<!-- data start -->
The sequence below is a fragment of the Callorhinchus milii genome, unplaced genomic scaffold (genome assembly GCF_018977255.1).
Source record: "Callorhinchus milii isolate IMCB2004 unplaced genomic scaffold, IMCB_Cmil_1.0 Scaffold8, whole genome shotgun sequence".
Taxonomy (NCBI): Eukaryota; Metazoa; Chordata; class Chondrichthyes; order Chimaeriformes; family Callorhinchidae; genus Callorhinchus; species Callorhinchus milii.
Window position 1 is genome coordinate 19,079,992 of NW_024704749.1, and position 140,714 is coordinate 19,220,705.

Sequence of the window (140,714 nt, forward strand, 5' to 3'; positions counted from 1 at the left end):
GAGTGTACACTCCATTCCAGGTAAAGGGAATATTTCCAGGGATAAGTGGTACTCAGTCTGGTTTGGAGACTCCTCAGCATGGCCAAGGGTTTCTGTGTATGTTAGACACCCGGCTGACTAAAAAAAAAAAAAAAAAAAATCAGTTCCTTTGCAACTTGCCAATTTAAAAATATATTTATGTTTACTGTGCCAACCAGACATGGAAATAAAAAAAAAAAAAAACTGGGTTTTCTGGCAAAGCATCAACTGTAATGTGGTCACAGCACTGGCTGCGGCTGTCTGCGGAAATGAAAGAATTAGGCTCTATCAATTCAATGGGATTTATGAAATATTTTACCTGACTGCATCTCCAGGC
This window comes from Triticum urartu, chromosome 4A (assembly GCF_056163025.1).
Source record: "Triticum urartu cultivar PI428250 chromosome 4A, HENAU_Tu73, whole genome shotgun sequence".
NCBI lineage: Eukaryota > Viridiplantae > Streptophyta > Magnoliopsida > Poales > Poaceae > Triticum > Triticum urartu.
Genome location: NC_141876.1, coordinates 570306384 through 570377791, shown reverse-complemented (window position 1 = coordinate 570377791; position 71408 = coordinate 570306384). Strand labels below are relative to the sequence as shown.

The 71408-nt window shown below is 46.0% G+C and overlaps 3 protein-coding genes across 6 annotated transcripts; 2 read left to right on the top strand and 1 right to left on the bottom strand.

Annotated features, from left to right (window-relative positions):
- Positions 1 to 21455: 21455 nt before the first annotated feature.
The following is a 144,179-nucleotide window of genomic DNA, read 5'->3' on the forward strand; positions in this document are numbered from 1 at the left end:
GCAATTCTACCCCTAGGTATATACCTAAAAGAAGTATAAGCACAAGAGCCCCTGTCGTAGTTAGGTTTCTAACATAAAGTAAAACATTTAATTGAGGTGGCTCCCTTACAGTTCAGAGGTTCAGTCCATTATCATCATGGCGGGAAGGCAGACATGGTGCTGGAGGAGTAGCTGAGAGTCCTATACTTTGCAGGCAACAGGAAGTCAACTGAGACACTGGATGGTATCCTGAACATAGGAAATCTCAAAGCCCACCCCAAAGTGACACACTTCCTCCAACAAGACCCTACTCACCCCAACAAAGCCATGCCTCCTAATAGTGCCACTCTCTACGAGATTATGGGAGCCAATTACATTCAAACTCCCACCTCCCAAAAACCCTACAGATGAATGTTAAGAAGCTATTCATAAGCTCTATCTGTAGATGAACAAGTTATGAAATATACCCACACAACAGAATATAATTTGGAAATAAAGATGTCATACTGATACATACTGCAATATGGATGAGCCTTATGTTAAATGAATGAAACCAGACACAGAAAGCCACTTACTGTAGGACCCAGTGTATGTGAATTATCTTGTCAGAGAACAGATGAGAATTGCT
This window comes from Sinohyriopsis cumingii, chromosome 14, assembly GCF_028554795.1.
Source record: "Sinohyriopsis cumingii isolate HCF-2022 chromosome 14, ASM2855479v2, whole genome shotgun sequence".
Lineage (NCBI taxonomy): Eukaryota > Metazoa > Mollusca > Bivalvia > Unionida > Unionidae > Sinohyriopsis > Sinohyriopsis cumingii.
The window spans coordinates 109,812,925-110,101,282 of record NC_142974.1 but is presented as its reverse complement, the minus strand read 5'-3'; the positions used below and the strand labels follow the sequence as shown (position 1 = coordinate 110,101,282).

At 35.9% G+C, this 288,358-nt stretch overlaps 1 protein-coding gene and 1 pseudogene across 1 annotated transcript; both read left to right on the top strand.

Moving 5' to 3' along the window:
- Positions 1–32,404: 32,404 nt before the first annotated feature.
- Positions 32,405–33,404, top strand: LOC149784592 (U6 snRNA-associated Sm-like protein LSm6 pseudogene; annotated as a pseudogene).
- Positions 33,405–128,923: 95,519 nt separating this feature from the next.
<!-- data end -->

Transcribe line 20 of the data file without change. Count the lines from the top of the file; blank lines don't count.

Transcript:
At 35.9% G+C, this 288,358-nt stretch overlaps 1 protein-coding gene and 1 pseudogene across 1 annotated transcript; both read left to right on the top strand.